I have some event publishing:

@Autowired private final ApplicationEventPublisher publisher;
publisher.publishEvent(new MyApplicationEvent(mySource));

I have this event listener:

class MyApplicationEventHandler {

    @Autowired SomeDependency someDependency;

    @EventListener public void processEvent(final MyApplicationEvent event) {
        // handle event...

I need to test it using EasyMock. Is there a simple way to publish something in test and assert that my event listener did something?


I tried to create mock test like this:

// testing class
SomeDependency someDependency = mock(SomeDependency.class);

MyApplicationEventHandler tested = new MyApplicationEventHandler(someDependency);

@Autowired private final ApplicationEventPublisher publisher;

public void test() {
    publisher.publishEvent(new MyApplicationEvent(createMySource()));

It didn't work.

  Expectation failure on verify:
    SomeDependency.doSomething(<any>): expected: 1, actual: 0
  • you want to test the functionality inside this method or you want to test whether this method is being called on this event or not?
    – pvpkiran
    Jun 20, 2018 at 14:31
  • Just whether it has been called or not.
    – JiKra
    Jun 20, 2018 at 14:39
  • Are you using spring-boot or vanilla spring? Jun 20, 2018 at 16:23
  • Just inject a mock ApplicationEventPublisher and check if the publish method gets called. Anything else and you are testing the framework.
    – M. Deinum
    Jun 21, 2018 at 7:31
  • I use SpringBoot with EasyMock.
    – JiKra
    Jun 21, 2018 at 8:48

4 Answers 4


First, As you're using Spring Boot, the testing of these becomes pretty straightforward. This test will spin up the boot context and inject a real instance of ApplicationEventPublisher, but create a mocked instance of SomeDependency. The test publishes the desired event, and verifies that your mock was invoked as you expected.

public class EventPublisherTest {

   private final ApplicationEventPublisher publisher;

   private SomeDependency someDependency;

   public void test() {
      publisher.publishEvent(new MyApplicationEvent(createMySource()));

      // verify that your method in you 
      verify(someDependency, times(1)).someMethod();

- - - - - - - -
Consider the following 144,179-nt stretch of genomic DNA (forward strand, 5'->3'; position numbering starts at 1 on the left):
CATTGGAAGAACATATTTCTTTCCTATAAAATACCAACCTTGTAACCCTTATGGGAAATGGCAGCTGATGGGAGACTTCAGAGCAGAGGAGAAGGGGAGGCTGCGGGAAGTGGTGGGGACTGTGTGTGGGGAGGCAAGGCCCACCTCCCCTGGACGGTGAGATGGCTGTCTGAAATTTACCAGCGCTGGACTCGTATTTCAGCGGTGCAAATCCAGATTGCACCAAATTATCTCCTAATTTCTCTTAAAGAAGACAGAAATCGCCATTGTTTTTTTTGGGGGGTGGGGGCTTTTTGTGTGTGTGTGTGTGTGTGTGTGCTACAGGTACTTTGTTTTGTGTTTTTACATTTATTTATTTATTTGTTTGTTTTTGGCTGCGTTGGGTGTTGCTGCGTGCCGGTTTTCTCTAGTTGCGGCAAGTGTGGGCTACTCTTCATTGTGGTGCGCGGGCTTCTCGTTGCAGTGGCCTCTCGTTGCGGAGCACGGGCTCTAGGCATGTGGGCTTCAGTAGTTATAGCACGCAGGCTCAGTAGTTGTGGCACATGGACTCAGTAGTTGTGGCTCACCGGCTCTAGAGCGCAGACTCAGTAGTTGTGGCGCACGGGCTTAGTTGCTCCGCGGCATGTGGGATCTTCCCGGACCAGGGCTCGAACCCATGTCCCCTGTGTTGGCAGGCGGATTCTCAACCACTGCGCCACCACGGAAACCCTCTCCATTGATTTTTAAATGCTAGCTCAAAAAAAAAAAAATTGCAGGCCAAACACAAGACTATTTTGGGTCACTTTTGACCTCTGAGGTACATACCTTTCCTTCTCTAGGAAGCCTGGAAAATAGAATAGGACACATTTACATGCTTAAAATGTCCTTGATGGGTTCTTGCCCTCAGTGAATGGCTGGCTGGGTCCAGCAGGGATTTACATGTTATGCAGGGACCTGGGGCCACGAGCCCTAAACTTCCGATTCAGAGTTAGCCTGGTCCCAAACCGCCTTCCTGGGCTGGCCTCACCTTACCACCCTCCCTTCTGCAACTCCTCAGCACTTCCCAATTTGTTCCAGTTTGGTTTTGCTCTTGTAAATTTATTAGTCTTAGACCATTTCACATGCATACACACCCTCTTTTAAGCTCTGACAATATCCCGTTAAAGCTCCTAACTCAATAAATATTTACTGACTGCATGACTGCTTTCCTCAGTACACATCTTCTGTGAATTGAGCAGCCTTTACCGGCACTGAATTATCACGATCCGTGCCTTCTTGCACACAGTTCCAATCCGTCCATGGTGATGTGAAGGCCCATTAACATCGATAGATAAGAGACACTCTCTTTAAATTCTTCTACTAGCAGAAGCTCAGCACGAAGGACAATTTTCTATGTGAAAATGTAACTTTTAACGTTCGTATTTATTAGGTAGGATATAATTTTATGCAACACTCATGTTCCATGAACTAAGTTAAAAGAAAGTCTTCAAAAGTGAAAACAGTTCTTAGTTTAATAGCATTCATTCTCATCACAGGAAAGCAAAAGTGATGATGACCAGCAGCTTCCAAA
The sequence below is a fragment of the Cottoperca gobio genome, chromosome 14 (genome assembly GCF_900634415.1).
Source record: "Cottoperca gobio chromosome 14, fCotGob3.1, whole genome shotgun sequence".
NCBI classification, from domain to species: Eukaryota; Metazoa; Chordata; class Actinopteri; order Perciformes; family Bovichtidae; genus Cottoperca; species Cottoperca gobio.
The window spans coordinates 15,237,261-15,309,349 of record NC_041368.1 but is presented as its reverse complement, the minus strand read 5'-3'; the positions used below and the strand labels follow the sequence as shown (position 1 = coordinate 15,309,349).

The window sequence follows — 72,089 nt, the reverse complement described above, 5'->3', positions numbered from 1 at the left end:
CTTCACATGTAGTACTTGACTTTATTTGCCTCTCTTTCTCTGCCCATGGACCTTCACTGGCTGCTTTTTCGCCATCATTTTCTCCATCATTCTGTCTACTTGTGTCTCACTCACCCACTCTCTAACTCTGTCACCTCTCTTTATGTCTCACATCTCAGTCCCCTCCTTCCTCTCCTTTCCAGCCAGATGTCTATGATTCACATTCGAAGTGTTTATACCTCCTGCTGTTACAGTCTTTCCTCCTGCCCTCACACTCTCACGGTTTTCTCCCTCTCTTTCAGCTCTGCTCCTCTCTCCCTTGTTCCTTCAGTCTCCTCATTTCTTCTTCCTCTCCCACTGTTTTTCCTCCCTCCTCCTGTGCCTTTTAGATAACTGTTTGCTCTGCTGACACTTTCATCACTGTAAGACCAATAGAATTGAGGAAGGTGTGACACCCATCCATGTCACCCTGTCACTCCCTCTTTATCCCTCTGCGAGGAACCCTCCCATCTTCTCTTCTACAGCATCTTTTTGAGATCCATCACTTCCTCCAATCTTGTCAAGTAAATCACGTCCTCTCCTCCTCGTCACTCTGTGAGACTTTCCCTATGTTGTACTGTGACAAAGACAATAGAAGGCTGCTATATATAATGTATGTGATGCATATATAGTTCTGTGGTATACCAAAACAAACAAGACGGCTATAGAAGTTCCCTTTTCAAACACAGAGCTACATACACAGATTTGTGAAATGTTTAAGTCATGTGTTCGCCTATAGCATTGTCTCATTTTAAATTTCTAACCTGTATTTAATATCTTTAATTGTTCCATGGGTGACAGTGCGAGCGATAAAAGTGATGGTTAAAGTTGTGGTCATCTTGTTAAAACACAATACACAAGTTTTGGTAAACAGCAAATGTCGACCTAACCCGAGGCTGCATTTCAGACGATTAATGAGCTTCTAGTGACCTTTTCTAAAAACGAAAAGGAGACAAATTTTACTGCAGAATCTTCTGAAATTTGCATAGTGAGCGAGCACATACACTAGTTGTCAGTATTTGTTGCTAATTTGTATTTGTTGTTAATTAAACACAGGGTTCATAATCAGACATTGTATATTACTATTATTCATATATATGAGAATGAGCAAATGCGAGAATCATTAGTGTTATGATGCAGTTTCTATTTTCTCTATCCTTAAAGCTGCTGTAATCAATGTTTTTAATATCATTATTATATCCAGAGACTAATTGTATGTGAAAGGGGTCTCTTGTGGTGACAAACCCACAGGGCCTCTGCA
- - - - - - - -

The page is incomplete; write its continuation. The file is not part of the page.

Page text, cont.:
• Where is this verify method from? Sep 24, 2021 at 14:59
  • import static org.mockit.Mockito.verify; Sep 24, 2021 at 15:54
  • I use kotlin and I get an unitialized error for publisher instance even if I autowire it.
    – JPV
    Mar 17, 2022 at 1:53

In case, spinning up the whole Spring context is not an option, with Spring Boot 2.0.0 ApplicationContextRunner was introduced.

ApplicationContextRunner can create an application context in your test, allowing for more control over the context.

A complete test example could be:

package net.andreaskluth.context.sample;

import static org.assertj.core.api.Assertions.assertThat;

import java.util.concurrent.atomic.AtomicBoolean;
import org.junit.jupiter.api.Test;
import org.springframework.boot.test.context.runner.ApplicationContextRunner;
import org.springframework.context.event.EventListener;
import org.springframework.stereotype.Component;

public class SimpleEventTest {

  private final ApplicationContextRunner runner = new ApplicationContextRunner();

  public void happyPathSuccess() {
    AtomicBoolean sideEffectCausedByEvent = new AtomicBoolean(false);
    ObservableEffect effect = () -> sideEffectCausedByEvent.set(true);

        .withBean(SomeEventListener.class, effect)
            context -> {
              context.publishEvent(new SomeEvent());

  public interface ObservableEffect {
    void effect();

  public static class SomeEventListener {

    private final ObservableEffect effect;

    public SomeEventListener(ObservableEffect effect) {
      this.effect = effect;

    public void listen() {

  public static class SomeEvent {}